- There are cloud adoption challenges that many African businesses face beyond the financial impediments.
Dar es Salaam. It wasn’t even 10 years ago that cloud technology felt like a slice of fringe tech that many businesses saw as unnecessary in the face of their own sprawling on-premise IT infrastructure.
Today, cloud is a booming industry in which organisations continue to push the boundaries of what is possible and provide new and improved solutions for critical problems – and the best part is – it is available to everyone no matter how big or how small.
Year after year, the globe has witnessed cloud leveling the playing field, unlocking access to resources and technologies previously reserved only for those who could afford to buy, own and manage it.
David Brooks, who is the Liquid Intelligent Technologies senior specialist in the Product Management, Liquid Cloud and Cyber Security department, tells The Citizen that with the proliferation of global cloud service providers like Microsoft Azure, the utility of cloud has become endless.
However, he adds, there are cloud adoption challenges that many African businesses face beyond the financial impediments.
These can include technical concerns such as latency and access to international bandwidth and a wave of new regulations calling for sensitive data to remain within the borders.
This is driving a divide between countries that have access to hyper-scale public cloud providers in their country and those that don't.
How these challenges can be overcome.
Mr Brooks believes that giving a room for local servers will lead to lower latency.
“The allure of cloud technology like Microsoft Azure is that it can become a tech equaliser between start-ups and large organisations,” he says.
Adding: “Resources can be accessed in real-time by the hour, making development and testing more efficient and reducing the need for large capital-intensive hardware expenditure.”
The premise of cloud is that everything you need is stored on a server, preferably in your region of operation.
In Africa, this is seldom the case as data centres are few and far between.
Let’s take Microsoft Azure, for instance. Microsoft has set up two major data centres where it houses local servers in Johannesburg, South Africa. Four years ago, the entire continent was utilising servers in Western Europe.
That meant all of Africa was subject to high latency.
While this is not particularly damaging, the pace of technological evolution is demanding much faster turnaround times when it comes to computational power.
It has now become critical for many businesses and industries that rely on real-time applications or live streaming, including banking, diagnostic imaging, navigation, stock trading, weather forecasting, collaboration, research, ticket sales, video broadcasting, online gaming, and more.
Local servers provide lower latency, but they can also help businesses comply with evermore popular data privacy regulations being enforced in numerous African states – some more stringent than others.
In most cases, there is an element of data sovereignty or the requirement to "keep data within the borders".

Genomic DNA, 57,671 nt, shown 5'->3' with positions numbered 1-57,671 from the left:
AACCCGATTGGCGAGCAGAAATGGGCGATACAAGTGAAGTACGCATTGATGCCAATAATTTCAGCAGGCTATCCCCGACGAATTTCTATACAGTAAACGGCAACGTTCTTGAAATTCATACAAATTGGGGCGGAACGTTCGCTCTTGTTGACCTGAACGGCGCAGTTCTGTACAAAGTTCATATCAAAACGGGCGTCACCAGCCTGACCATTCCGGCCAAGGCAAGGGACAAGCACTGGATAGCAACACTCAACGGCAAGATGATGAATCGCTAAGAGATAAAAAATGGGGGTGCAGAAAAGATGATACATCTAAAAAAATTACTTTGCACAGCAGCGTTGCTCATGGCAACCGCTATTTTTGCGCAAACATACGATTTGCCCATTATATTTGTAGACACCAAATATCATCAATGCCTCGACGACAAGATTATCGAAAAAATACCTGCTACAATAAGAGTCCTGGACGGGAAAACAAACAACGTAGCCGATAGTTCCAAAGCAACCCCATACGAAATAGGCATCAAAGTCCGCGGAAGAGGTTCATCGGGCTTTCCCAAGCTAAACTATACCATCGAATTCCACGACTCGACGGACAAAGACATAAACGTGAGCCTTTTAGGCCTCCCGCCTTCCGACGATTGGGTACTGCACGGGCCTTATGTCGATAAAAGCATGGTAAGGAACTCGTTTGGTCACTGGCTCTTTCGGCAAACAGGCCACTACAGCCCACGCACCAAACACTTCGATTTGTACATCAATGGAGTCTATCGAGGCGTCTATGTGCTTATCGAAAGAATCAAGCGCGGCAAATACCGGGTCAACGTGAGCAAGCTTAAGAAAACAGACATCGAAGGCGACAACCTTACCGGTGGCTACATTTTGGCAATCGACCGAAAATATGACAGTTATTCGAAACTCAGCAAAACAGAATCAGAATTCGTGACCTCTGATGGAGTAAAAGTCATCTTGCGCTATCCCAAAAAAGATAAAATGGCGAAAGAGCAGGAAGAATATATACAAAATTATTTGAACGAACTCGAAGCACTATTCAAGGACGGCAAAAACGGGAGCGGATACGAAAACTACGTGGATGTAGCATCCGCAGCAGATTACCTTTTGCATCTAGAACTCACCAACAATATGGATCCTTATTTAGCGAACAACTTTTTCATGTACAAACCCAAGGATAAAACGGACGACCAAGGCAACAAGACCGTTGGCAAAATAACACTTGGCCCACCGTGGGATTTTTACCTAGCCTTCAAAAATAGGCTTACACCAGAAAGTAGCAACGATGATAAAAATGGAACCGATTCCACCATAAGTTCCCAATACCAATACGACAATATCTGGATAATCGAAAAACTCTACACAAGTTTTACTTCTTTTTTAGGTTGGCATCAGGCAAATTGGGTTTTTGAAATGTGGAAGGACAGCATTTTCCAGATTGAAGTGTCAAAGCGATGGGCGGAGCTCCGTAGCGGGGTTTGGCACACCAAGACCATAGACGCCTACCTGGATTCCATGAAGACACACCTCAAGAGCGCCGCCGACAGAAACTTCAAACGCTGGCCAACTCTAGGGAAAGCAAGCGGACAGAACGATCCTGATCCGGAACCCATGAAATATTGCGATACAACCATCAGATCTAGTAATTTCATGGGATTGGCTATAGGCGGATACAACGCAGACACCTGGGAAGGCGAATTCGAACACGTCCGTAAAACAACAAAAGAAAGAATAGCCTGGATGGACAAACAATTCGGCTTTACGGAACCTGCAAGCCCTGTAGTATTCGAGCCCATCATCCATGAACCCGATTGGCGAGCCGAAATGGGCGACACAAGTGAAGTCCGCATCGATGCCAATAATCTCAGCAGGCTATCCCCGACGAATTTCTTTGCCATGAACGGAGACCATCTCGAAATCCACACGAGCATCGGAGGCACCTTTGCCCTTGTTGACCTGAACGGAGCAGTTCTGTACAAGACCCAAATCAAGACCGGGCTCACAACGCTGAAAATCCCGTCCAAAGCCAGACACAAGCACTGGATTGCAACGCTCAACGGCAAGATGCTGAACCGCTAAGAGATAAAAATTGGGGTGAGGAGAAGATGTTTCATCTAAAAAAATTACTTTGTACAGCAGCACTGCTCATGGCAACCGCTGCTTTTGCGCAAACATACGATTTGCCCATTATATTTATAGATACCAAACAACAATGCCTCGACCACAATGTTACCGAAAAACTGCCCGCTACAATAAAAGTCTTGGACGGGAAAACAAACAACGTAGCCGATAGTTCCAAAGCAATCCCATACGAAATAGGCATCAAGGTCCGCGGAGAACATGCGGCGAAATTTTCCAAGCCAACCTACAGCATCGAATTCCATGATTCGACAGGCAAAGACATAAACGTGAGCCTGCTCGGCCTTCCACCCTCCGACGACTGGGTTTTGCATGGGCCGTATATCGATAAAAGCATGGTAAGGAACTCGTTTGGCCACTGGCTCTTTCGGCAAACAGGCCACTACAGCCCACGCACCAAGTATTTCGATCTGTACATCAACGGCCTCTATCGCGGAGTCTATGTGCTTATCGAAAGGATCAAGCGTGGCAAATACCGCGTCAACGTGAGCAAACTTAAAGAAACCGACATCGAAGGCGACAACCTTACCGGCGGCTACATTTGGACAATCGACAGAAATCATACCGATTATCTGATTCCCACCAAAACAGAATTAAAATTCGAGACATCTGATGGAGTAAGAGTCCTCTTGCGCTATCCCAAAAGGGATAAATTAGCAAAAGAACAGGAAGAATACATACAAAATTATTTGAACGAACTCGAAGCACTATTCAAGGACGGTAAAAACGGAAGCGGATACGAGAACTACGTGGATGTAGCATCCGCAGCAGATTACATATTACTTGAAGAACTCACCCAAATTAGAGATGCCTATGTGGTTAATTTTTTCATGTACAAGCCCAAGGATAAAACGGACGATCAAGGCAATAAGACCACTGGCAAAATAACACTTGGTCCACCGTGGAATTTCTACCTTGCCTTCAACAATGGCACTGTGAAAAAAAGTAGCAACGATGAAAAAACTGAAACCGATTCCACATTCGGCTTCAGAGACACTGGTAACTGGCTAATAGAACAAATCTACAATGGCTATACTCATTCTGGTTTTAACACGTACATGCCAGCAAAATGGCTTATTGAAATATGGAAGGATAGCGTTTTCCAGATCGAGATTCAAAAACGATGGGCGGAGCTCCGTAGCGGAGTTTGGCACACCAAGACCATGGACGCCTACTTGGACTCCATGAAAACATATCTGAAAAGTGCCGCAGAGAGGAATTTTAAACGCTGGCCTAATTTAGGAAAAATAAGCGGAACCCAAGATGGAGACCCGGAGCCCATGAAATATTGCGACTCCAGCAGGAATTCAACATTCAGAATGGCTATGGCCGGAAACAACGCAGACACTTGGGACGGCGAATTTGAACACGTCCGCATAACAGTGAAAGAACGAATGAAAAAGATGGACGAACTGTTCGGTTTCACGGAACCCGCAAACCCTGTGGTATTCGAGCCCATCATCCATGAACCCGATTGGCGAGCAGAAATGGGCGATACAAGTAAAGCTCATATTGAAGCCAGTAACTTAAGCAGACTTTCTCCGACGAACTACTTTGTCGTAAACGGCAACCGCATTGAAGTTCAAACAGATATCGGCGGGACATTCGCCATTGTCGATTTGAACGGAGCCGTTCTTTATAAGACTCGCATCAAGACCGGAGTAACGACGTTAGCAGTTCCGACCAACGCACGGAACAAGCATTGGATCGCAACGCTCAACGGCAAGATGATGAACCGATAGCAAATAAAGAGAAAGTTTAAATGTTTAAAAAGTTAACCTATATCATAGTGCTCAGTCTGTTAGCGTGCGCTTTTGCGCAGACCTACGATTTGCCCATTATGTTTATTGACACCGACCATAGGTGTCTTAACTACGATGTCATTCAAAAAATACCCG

This poses unique challenges to organisations looking to adopt cloud technologies while not having a Hyper-Scale cloud provider like Azure in their country.
Solving for local data needs
Azure stack offers a solution to this problem by filling the gap and bringing resources closer to end-users.
Simply put, it provides the ability to bring Azure Cloud resources to a server hosted at an organisation's offices or in a local data centre.
Yet, the setting up and running of one’s own server defies the point of cloud as this is exactly what most businesses were trying to avoid in the first place.
Luckily, according to Mr Brooks, companies like Liquid teamed up with Microsoft Azure to establish Liquid Azure regions.
“In these regions, we have set up a mini-data centre in collaboration with Microsoft to provide local businesses in certain regions with local hosting capabilities,” he recounts.
This is where companies can store and utilise sensitive and private information that is meant to be stored in the country.
“We then integrate these servers with the greater Azure landscape to provide the full benefits of the public cloud for data that doesn’t need to be bogged down by national regulations,” he narrates.
In essence, this extension to Public Azure allows its users to store and process data locally on the appliance and still leverage the large-scale power and technologies that can only be delivered from a Hyper-Scale Cloud.
So far, Liquid has set up Liquid Azure regions in Dar es Salaam, Kigali, Nairobi, and Harare.
“With four Liquid Azure regions live, and a lot more in the works across the continent, Africa is poised to get the full advantage of cloud innovation with partners like Liquid and Microsoft spurring on our success,” says Mr Brooks.
It’s only upwards from here
The truth is, Africa currently accounts for less than one percent of total available global data centre capacity, according to official data.
However, its capacity has doubled in the past three years.
“With more official data centres from the likes of Microsoft, and more locally relevant solutions like Liquid Azure regions, we are well on our way to fulfilling our mission to create a digitally connected future that leaves no African behind,” asserts Mr Brooks.
In line with its mission to create a digitally connected future that leaves no African behind, Liquid has rolled out shared Azure Stack environments in several countries.